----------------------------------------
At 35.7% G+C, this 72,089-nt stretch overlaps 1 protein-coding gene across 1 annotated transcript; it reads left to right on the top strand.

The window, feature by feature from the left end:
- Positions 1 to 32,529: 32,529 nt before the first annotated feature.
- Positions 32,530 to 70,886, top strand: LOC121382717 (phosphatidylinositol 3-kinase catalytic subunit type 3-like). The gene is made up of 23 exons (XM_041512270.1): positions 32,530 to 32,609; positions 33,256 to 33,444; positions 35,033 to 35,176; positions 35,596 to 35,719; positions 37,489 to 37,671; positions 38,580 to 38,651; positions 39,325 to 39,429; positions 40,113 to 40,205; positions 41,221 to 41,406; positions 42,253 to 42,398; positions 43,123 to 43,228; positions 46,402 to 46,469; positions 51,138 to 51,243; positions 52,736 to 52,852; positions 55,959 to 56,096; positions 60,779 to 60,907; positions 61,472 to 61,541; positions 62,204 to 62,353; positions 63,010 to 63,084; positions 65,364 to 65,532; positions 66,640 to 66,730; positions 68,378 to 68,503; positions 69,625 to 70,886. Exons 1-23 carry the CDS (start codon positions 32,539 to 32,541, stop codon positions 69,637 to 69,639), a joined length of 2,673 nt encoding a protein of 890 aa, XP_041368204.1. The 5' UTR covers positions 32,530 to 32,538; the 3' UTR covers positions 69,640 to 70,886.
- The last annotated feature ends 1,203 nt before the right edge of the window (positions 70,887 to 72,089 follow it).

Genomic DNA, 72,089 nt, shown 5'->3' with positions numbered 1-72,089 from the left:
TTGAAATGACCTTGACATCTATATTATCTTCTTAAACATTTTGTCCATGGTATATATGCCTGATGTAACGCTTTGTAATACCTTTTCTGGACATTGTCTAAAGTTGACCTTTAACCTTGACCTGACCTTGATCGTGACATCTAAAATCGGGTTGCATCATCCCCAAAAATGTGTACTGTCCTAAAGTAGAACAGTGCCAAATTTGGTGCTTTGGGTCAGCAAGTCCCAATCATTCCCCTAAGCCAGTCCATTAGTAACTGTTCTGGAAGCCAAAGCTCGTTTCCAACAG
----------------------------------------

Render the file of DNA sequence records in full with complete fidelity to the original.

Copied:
At 35.7% G+C, this 72,089-nt stretch overlaps 1 protein-coding gene across 1 annotated transcript; it reads left to right on the top strand.

The window, feature by feature from the left end:
- Positions 1 to 32,529: 32,529 nt before the first annotated feature.
- Positions 32,530 to 70,886, top strand: LOC121382717 (phosphatidylinositol 3-kinase catalytic subunit type 3-like). The gene is made up of 23 exons (XM_041512270.1): positions 32,530 to 32,609; positions 33,256 to 33,444; positions 35,033 to 35,176; positions 35,596 to 35,719; positions 37,489 to 37,671; positions 38,580 to 38,651; positions 39,325 to 39,429; positions 40,113 to 40,205; positions 41,221 to 41,406; positions 42,253 to 42,398; positions 43,123 to 43,228; positions 46,402 to 46,469; positions 51,138 to 51,243; positions 52,736 to 52,852; positions 55,959 to 56,096; positions 60,779 to 60,907; positions 61,472 to 61,541; positions 62,204 to 62,353; positions 63,010 to 63,084; positions 65,364 to 65,532; positions 66,640 to 66,730; positions 68,378 to 68,503; positions 69,625 to 70,886. Exons 1-23 carry the CDS (start codon positions 32,539 to 32,541, stop codon positions 69,637 to 69,639), a joined length of 2,673 nt encoding a protein of 890 aa, XP_041368204.1. The 5' UTR covers positions 32,530 to 32,538; the 3' UTR covers positions 69,640 to 70,886.
- The last annotated feature ends 1,203 nt before the right edge of the window (positions 70,887 to 72,089 follow it).

Genomic DNA, 72,089 nt, shown 5'->3' with positions numbered 1-72,089 from the left:
TTGAAATGACCTTGACATCTATATTATCTTCTTAAACATTTTGTCCATGGTATATATGCCTGATGTAACGCTTTGTAATACCTTTTCTGGACATTGTCTAAAGTTGACCTTTAACCTTGACCTGACCTTGATCGTGACATCTAAAATCGGGTTGCATCATCCCCAAAAATGTGTACTGTCCTAAAGTAGAACAGTGCCAAATTTGGTGCTTTGGGTCAGCAAGTCCCAATCATTCCCCTAAGCCAGTCCATTAGTAACTGTTCTGGAAGCCAAAGCTCGTTTCCAACAG